Dunwoody, a city located in DeKalb County, Georgia, has become the latest addition to the ranks of local government units in Metro Atlanta to had been hit by a cyberattack.
On Thursday, Jan 9, officials from the suburb confirmed a malware attack that had attempted to hijack its computer systems on Christmas Eve. The authorities, however, assured that no data has been compromised in the attack as its security team “responded immediately to isolate the problem and protect systems from harm.”
“None of our data was compromised, and so we’re very thankful for that… it was our IT’s quick response,” Dunwoody Police Chief Billy Grogan explained. “They asked for a ransom in bitcoin and of course we didn’t pay it. We locked down our systems immediately and then recovered our data from our backup.”
According to Grogan, city staff, with the help of computer security contractors at InterDev, responded by shutting down the servers and disconnecting computers to limit the impact of the attack. At the time, he revealed that the Police Department was forced to revert back to do things “the old-fashioned way” in order to continue services through the holidays despite the attack.
“(We) had to start writing our reports by hand, issuing citations by hand, and interestingly enough there was a lot of officers who’ve never done that,” Grogan said. “They’ve only done electronic reports, and so it was a little bit of a change for us, but nothing really interfered with the services that we’re delivering.”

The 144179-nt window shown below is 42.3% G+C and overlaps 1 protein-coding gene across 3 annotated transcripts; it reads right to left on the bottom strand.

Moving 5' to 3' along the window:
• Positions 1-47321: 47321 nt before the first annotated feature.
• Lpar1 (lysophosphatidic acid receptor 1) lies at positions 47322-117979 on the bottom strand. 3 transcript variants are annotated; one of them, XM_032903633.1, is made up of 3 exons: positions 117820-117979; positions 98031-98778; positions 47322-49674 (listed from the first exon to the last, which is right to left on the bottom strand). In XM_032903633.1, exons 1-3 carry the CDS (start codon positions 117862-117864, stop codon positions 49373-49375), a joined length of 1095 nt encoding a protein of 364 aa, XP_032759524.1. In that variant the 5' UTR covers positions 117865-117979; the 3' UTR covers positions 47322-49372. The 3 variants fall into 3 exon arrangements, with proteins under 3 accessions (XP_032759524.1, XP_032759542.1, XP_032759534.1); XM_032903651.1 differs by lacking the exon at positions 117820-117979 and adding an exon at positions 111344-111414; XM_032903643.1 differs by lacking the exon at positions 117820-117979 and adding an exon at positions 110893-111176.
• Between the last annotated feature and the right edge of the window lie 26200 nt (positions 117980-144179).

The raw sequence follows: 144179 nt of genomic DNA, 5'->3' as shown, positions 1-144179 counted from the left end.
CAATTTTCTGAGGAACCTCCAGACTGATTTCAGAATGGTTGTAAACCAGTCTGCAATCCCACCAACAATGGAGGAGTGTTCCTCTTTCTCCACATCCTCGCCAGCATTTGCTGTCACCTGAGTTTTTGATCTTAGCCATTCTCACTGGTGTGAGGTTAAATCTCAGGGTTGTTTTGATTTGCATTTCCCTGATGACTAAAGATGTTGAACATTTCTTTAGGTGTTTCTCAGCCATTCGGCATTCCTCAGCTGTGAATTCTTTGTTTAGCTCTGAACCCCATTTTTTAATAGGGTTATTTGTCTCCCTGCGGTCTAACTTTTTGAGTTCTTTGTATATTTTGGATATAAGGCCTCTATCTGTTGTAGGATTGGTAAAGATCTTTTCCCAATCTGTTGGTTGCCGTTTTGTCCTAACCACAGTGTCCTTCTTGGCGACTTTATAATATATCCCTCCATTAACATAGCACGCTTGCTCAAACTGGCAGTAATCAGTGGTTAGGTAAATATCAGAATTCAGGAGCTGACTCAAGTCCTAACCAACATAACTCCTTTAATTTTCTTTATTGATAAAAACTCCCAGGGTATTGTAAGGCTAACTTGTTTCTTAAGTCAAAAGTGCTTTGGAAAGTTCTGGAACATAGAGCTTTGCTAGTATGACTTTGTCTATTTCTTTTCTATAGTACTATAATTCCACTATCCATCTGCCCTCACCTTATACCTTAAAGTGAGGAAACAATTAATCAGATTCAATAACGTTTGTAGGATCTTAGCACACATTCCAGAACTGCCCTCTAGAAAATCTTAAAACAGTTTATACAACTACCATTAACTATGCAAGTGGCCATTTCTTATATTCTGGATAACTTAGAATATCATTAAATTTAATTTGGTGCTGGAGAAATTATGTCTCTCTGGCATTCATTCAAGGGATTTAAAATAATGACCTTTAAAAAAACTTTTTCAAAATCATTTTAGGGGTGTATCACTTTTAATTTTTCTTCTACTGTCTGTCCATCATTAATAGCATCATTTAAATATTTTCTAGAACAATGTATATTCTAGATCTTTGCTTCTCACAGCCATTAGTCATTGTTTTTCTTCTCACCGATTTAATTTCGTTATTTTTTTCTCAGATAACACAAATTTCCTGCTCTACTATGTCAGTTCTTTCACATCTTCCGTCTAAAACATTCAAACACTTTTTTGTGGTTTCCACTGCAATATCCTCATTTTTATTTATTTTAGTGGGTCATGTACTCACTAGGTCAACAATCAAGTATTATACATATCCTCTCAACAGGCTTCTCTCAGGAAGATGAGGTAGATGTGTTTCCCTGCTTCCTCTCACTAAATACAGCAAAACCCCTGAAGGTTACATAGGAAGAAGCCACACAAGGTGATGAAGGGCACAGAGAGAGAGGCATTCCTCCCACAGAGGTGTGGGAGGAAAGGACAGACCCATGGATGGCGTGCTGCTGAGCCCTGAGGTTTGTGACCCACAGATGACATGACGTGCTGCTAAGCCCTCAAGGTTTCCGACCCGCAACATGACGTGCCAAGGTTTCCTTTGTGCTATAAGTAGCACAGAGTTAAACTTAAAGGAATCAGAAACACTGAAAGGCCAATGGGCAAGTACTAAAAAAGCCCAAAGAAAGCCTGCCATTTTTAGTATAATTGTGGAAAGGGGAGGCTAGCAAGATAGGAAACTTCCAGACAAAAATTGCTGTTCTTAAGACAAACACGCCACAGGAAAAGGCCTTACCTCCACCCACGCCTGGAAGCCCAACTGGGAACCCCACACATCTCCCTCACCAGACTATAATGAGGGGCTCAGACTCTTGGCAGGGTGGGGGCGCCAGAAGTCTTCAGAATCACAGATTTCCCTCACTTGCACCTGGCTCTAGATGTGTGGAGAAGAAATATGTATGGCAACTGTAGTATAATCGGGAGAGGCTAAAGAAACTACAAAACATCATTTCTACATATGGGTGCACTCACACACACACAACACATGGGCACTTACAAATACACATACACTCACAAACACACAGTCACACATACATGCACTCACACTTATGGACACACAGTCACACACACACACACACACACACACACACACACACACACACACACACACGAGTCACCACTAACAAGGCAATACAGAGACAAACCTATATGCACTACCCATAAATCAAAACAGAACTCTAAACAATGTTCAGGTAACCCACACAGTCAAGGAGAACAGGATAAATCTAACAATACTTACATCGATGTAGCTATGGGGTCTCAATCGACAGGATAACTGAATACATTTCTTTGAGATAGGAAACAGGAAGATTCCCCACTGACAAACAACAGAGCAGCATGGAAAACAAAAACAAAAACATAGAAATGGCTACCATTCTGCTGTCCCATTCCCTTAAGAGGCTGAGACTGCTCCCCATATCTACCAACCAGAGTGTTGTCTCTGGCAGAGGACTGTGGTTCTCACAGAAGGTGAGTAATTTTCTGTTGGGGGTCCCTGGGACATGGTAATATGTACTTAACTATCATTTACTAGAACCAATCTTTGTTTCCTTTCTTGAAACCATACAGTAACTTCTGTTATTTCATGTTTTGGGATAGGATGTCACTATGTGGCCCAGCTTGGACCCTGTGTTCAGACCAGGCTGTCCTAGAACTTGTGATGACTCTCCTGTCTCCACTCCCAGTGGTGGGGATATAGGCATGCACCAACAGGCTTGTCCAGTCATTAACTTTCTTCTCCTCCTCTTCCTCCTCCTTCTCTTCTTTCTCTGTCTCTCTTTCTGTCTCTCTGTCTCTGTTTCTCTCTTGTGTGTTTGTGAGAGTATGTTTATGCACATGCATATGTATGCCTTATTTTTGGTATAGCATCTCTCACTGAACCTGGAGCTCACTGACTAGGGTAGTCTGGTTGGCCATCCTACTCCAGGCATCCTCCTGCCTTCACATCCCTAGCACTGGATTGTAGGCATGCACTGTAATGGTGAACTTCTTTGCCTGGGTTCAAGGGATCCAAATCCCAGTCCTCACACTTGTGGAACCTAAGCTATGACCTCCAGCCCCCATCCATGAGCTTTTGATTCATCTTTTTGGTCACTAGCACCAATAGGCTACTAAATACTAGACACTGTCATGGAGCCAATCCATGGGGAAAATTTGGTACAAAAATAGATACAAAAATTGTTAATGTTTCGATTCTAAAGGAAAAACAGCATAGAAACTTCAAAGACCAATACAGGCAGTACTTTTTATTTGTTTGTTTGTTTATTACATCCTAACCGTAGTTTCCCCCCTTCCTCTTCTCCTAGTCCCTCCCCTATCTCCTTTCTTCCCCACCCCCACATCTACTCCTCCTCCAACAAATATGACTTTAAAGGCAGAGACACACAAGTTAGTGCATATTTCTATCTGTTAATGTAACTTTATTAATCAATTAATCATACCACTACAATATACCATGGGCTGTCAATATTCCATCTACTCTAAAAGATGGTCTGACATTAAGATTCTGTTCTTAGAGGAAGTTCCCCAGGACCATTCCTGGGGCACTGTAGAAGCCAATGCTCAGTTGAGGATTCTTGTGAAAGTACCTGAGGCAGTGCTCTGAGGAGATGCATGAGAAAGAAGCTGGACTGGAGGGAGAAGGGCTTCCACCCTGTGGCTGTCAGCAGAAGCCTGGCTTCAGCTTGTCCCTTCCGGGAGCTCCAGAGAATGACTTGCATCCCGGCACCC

The incident marks the latest addition to the series of attacks that had been targeting metro Atlanta governments in recent years. Among the latest victims to the attacks included the City of Atlanta, the Georgia Administrative Office of the Courts, the Lawrenceville Police Department, the Henry County government, and the Georgia Department of Public Safety.
“I think the real key is responding quickly to these situations. And we were fortunate because an employee noticed something, was able to bring it to IT’s attention, and IT acted swiftly even though it was a holiday, Christmas Eve,” Grogan commented. “They actually came up here and then they worked pretty much 24/7 for the next week trying to get our systems back up and running and restored. So really the lesson is you have to respond quickly when you do have something like this happen.”
Dunwoody officials revealed they are now working with the FBI to investigate the said incident.